These concentrations of poverty have changed the face of Minneapolis. Many middle-class whites have fled to the suburbs. Minority enrollment in Minneapolis public schools has peaked at 70 percent and the city's crime rate - although still low by national standards - has grown significantly.
"Most people in Minnesota aren't used to gang shootouts or big drug busts, and they've never dealt with people that don't want to work," says Emmett Carson, president of the Minneapolis Foundation, a philanthropic organization. "Now they perceive these problems as the work of people who aren't from here, and in their minds that usually means people of color."
By all accounts, issues of crime and poverty have begun to play a more prominent role in Minnesota politics. Barbara Carlson, Mayor Belton's Republican challenger in this year's Minneapolis mayoral race, angered many African-Americans here recently by holding a press conference on crime in a poor black neighborhood at the site of a drive-by shooting. Although the city's crime rate has leveled off this year, Ms. Carlson has made law and order a key campaign theme, demanding that the city hire 300 additional police officers.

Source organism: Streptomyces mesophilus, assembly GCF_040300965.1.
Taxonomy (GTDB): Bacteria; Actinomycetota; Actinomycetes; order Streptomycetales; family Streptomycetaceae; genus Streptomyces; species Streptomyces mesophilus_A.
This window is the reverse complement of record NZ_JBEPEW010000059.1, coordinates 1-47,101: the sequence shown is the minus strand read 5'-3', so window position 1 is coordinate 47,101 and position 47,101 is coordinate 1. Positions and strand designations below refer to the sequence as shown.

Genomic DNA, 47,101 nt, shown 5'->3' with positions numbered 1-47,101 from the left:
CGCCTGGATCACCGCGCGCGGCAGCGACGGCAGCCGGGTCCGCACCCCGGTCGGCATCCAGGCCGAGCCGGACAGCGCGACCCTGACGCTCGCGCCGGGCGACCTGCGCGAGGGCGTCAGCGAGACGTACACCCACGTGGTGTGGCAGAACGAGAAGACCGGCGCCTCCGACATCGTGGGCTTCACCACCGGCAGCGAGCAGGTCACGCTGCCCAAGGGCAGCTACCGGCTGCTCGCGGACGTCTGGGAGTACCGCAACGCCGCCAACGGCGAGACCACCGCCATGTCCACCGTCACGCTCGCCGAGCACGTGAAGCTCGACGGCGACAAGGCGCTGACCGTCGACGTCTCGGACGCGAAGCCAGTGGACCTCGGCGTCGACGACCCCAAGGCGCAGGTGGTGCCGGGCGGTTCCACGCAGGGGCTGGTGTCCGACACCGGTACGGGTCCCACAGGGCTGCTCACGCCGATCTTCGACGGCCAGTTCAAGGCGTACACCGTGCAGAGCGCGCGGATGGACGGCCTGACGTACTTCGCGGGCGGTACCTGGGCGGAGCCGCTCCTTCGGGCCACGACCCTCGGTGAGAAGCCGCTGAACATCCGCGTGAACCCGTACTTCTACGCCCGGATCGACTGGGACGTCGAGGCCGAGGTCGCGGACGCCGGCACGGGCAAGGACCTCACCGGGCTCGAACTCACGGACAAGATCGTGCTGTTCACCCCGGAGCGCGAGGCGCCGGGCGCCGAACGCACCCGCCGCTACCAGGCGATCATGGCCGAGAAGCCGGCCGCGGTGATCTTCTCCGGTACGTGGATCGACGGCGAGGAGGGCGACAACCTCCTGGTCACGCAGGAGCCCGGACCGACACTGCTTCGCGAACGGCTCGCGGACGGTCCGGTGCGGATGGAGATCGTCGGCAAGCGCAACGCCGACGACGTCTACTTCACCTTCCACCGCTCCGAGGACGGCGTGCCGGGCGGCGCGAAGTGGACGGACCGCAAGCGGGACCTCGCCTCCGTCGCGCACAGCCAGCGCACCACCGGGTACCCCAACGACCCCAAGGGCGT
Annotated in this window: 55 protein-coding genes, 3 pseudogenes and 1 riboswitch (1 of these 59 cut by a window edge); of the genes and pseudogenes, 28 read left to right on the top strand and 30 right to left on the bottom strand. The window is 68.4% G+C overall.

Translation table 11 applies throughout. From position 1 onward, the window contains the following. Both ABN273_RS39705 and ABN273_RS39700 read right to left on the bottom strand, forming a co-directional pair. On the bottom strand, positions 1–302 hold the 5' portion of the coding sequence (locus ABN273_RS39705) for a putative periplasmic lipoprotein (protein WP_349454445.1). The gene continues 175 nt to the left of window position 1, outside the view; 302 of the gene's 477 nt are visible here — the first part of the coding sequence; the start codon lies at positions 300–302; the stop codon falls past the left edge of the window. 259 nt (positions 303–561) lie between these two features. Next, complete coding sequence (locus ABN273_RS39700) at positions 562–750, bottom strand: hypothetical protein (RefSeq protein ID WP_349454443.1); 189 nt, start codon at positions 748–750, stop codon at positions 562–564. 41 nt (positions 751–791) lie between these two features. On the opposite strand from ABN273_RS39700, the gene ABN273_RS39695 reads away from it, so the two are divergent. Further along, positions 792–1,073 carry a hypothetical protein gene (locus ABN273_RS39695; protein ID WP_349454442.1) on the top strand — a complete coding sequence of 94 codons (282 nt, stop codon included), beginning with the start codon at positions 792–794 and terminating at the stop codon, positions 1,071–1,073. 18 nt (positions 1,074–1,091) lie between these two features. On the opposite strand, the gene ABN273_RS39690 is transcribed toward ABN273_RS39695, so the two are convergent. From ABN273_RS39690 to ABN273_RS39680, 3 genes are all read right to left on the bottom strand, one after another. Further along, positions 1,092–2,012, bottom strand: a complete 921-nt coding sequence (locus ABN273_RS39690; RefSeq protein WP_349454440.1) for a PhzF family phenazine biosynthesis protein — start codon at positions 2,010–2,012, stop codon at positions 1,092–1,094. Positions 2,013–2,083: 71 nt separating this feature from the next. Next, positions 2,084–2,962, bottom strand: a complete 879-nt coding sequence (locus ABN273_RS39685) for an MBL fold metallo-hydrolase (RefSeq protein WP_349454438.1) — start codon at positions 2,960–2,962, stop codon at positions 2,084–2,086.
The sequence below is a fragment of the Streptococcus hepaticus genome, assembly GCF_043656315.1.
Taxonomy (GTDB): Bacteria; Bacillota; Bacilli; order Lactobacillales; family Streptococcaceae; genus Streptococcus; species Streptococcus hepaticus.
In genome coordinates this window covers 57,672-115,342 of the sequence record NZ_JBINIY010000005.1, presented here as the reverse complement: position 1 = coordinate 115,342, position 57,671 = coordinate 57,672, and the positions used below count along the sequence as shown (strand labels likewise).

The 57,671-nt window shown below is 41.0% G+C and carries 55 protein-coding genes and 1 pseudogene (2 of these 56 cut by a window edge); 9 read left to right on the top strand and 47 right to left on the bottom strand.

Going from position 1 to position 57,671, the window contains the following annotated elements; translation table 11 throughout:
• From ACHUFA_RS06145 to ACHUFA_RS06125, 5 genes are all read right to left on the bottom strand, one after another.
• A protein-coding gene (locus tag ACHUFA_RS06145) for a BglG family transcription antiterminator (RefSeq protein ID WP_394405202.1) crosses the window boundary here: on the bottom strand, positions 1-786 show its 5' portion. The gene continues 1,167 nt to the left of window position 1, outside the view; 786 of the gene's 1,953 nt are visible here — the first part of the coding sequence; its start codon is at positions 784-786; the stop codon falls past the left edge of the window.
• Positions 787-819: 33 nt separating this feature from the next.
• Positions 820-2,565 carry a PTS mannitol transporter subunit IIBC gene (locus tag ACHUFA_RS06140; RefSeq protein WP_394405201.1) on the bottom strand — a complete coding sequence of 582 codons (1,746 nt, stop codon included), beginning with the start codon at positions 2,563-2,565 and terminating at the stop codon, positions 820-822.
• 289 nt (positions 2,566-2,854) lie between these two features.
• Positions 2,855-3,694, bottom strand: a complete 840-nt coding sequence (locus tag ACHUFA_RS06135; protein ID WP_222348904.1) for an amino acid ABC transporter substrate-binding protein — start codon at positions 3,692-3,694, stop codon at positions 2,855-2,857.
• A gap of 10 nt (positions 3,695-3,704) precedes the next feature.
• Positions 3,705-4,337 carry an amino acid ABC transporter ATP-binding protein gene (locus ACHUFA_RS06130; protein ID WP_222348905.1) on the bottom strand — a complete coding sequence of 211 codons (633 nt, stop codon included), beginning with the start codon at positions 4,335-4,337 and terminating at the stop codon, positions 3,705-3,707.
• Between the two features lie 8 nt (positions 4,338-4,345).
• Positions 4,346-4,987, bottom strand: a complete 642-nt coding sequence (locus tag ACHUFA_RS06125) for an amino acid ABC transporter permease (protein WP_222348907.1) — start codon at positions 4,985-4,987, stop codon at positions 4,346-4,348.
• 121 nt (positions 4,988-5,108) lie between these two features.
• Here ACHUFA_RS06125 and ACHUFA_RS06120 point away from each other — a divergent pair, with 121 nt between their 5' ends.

State lawmakers, concerned that Minnesota's generous welfare benefits were attracting many poor migrants from other states, established a 30-day residency requirement for families seeking public assistance and passed a provision that will pay newcomers only what their previous state paid them for the first year they live in Minnesota.
To some community activists, these are the first signs that longtime Minnesotans are circling their wagons against a wave of immigration they consider ominous.
"It's always easy to be progressive when you're in the majority," says Bob Cooper, a neighborhood organizer at the Minnesota Community Development Association. "But now that crime is higher than it used to be and the social problems are greater, this city's tolerance is being taxed."
But some observers argue that the debate about black migration is only one part of a larger civic dialogue about what kind of city Minneapolis should be. Despite its aggressive economic expansion, this is one of the last large American cities whose social services are administered by the surrounding county. It's also one of the only cities its size without a light-rail transit system.
"People in Minneapolis have not made a conscious decision whether or not they want this city to become a major metropolis." Mr. Carson says. "We either have to start making decisions to facilitate that, or I think we're going to be dragged that way kicking and screaming."
In the meantime, this plain-spoken city on the nation's northern edge will remain a popular destination for black families. And many here see it as America's best chance yet to build a city that works, however awkwardly, for both blacks and whites.
"It's true that Minnesotans are not used to seeing people of color, and they don't always know how to deal with them," Mr. Boone says. "But if you want to work hard, you can make it here."